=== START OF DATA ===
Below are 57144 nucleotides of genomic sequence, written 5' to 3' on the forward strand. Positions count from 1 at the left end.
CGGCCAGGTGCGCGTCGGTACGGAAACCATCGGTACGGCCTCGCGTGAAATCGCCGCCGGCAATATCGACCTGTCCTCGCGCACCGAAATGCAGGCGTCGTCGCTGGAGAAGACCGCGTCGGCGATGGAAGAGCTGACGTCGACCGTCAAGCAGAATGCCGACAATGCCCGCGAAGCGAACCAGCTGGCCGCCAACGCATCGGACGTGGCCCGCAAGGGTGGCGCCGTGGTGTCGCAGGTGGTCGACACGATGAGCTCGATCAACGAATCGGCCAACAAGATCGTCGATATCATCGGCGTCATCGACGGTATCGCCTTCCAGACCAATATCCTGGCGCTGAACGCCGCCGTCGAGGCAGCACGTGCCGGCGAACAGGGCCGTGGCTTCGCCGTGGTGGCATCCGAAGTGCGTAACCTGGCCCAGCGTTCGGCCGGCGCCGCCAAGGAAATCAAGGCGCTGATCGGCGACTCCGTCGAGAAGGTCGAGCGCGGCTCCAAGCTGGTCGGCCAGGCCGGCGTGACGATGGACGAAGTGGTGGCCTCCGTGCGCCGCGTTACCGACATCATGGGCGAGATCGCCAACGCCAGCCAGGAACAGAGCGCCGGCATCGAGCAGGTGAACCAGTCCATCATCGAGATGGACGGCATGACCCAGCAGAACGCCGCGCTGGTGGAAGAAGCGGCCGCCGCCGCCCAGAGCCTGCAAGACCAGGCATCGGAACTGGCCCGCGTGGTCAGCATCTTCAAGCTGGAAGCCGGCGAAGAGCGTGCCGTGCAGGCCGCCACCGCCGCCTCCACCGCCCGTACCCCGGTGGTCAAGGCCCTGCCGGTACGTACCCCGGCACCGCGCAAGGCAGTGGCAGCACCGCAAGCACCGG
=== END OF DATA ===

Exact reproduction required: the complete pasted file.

Below are 57144 nucleotides of genomic sequence, written 5' to 3' on the forward strand. Positions count from 1 at the left end.
CGGCCAGGTGCGCGTCGGTACGGAAACCATCGGTACGGCCTCGCGTGAAATCGCCGCCGGCAATATCGACCTGTCCTCGCGCACCGAAATGCAGGCGTCGTCGCTGGAGAAGACCGCGTCGGCGATGGAAGAGCTGACGTCGACCGTCAAGCAGAATGCCGACAATGCCCGCGAAGCGAACCAGCTGGCCGCCAACGCATCGGACGTGGCCCGCAAGGGTGGCGCCGTGGTGTCGCAGGTGGTCGACACGATGAGCTCGATCAACGAATCGGCCAACAAGATCGTCGATATCATCGGCGTCATCGACGGTATCGCCTTCCAGACCAATATCCTGGCGCTGAACGCCGCCGTCGAGGCAGCACGTGCCGGCGAACAGGGCCGTGGCTTCGCCGTGGTGGCATCCGAAGTGCGTAACCTGGCCCAGCGTTCGGCCGGCGCCGCCAAGGAAATCAAGGCGCTGATCGGCGACTCCGTCGAGAAGGTCGAGCGCGGCTCCAAGCTGGTCGGCCAGGCCGGCGTGACGATGGACGAAGTGGTGGCCTCCGTGCGCCGCGTTACCGACATCATGGGCGAGATCGCCAACGCCAGCCAGGAACAGAGCGCCGGCATCGAGCAGGTGAACCAGTCCATCATCGAGATGGACGGCATGACCCAGCAGAACGCCGCGCTGGTGGAAGAAGCGGCCGCCGCCGCCCAGAGCCTGCAAGACCAGGCATCGGAACTGGCCCGCGTGGTCAGCATCTTCAAGCTGGAAGCCGGCGAAGAGCGTGCCGTGCAGGCCGCCACCGCCGCCTCCACCGCCCGTACCCCGGTGGTCAAGGCCCTGCCGGTACGTACCCCGGCACCGCGCAAGGCAGTGGCAGCACCGCAAGCACCGG